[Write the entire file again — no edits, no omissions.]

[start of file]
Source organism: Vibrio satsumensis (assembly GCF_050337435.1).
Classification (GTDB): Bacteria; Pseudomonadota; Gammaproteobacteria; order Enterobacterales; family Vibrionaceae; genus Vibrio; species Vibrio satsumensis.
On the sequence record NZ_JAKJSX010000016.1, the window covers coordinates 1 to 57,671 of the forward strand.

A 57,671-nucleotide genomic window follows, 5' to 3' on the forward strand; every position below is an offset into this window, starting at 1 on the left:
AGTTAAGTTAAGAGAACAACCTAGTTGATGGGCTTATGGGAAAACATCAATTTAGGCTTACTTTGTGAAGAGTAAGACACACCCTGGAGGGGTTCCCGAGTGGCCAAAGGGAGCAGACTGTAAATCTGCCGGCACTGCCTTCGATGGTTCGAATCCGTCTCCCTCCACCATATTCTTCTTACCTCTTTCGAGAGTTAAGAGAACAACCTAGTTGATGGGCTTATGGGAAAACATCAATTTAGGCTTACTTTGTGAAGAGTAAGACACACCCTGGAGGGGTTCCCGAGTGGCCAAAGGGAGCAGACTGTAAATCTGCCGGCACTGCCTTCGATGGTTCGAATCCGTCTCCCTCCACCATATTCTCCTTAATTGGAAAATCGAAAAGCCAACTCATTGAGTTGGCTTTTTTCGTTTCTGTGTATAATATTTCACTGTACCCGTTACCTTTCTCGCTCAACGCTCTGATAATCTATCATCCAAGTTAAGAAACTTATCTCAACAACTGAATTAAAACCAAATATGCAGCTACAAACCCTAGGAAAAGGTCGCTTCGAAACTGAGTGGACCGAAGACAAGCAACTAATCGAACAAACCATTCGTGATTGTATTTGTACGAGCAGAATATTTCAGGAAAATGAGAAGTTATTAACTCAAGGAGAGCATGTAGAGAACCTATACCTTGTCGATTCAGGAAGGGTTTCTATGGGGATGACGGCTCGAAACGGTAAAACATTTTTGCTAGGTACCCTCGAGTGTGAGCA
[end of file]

Source organism: Vibrio satsumensis (assembly GCF_050337435.1).
Classification (GTDB): Bacteria; Pseudomonadota; Gammaproteobacteria; order Enterobacterales; family Vibrionaceae; genus Vibrio; species Vibrio satsumensis.
On the sequence record NZ_JAKJSX010000016.1, the window covers coordinates 1 to 57,671 of the forward strand.

A 57,671-nucleotide genomic window follows, 5' to 3' on the forward strand; every position below is an offset into this window, starting at 1 on the left:
AGTTAAGTTAAGAGAACAACCTAGTTGATGGGCTTATGGGAAAACATCAATTTAGGCTTACTTTGTGAAGAGTAAGACACACCCTGGAGGGGTTCCCGAGTGGCCAAAGGGAGCAGACTGTAAATCTGCCGGCACTGCCTTCGATGGTTCGAATCCGTCTCCCTCCACCATATTCTTCTTACCTCTTTCGAGAGTTAAGAGAACAACCTAGTTGATGGGCTTATGGGAAAACATCAATTTAGGCTTACTTTGTGAAGAGTAAGACACACCCTGGAGGGGTTCCCGAGTGGCCAAAGGGAGCAGACTGTAAATCTGCCGGCACTGCCTTCGATGGTTCGAATCCGTCTCCCTCCACCATATTCTCCTTAATTGGAAAATCGAAAAGCCAACTCATTGAGTTGGCTTTTTTCGTTTCTGTGTATAATATTTCACTGTACCCGTTACCTTTCTCGCTCAACGCTCTGATAATCTATCATCCAAGTTAAGAAACTTATCTCAACAACTGAATTAAAACCAAATATGCAGCTACAAACCCTAGGAAAAGGTCGCTTCGAAACTGAGTGGACCGAAGACAAGCAACTAATCGAACAAACCATTCGTGATTGTATTTGTACGAGCAGAATATTTCAGGAAAATGAGAAGTTATTAACTCAAGGAGAGCATGTAGAGAACCTATACCTTGTCGATTCAGGAAGGGTTTCTATGGGGATGACGGCTCGAAACGGTAAAACATTTTTGCTAGGTACCCTCGAGTGTGAGCA